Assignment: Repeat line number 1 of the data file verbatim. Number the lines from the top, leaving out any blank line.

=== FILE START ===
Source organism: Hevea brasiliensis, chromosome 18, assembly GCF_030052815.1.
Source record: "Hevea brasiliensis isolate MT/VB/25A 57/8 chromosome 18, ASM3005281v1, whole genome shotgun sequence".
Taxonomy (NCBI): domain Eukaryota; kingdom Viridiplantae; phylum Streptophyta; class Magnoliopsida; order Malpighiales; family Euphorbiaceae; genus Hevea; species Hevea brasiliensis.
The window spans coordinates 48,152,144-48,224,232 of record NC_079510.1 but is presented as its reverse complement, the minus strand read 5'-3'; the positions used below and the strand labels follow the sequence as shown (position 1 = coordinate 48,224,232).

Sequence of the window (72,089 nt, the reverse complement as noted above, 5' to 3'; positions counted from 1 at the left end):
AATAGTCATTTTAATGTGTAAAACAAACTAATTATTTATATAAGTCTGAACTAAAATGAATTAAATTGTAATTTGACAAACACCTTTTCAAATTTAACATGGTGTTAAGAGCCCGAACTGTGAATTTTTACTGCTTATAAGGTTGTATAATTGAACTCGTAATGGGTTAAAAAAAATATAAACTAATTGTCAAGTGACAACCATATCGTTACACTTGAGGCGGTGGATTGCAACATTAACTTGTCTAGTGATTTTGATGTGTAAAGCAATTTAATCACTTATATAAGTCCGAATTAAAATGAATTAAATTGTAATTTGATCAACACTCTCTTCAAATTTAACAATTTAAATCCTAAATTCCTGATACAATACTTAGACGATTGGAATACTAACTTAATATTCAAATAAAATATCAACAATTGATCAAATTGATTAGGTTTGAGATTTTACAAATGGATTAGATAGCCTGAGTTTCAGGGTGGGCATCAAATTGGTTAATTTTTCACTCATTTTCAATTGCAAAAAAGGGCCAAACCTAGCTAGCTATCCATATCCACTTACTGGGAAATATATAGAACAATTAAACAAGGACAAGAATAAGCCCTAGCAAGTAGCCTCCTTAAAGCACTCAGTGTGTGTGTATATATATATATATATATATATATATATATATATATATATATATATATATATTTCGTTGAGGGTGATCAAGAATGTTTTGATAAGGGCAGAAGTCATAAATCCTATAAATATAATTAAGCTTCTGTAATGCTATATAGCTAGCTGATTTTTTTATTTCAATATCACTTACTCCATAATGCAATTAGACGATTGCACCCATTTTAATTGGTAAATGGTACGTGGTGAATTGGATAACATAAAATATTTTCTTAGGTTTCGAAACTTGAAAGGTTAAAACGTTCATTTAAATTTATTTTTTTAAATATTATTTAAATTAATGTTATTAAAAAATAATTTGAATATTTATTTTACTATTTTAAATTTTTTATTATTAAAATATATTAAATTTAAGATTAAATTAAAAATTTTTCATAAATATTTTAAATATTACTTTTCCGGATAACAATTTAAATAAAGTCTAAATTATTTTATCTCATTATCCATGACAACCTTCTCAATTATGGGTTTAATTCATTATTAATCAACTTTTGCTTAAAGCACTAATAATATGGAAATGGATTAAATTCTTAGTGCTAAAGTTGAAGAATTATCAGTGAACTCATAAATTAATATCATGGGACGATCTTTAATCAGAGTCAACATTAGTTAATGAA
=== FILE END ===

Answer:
Source organism: Hevea brasiliensis, chromosome 18, assembly GCF_030052815.1.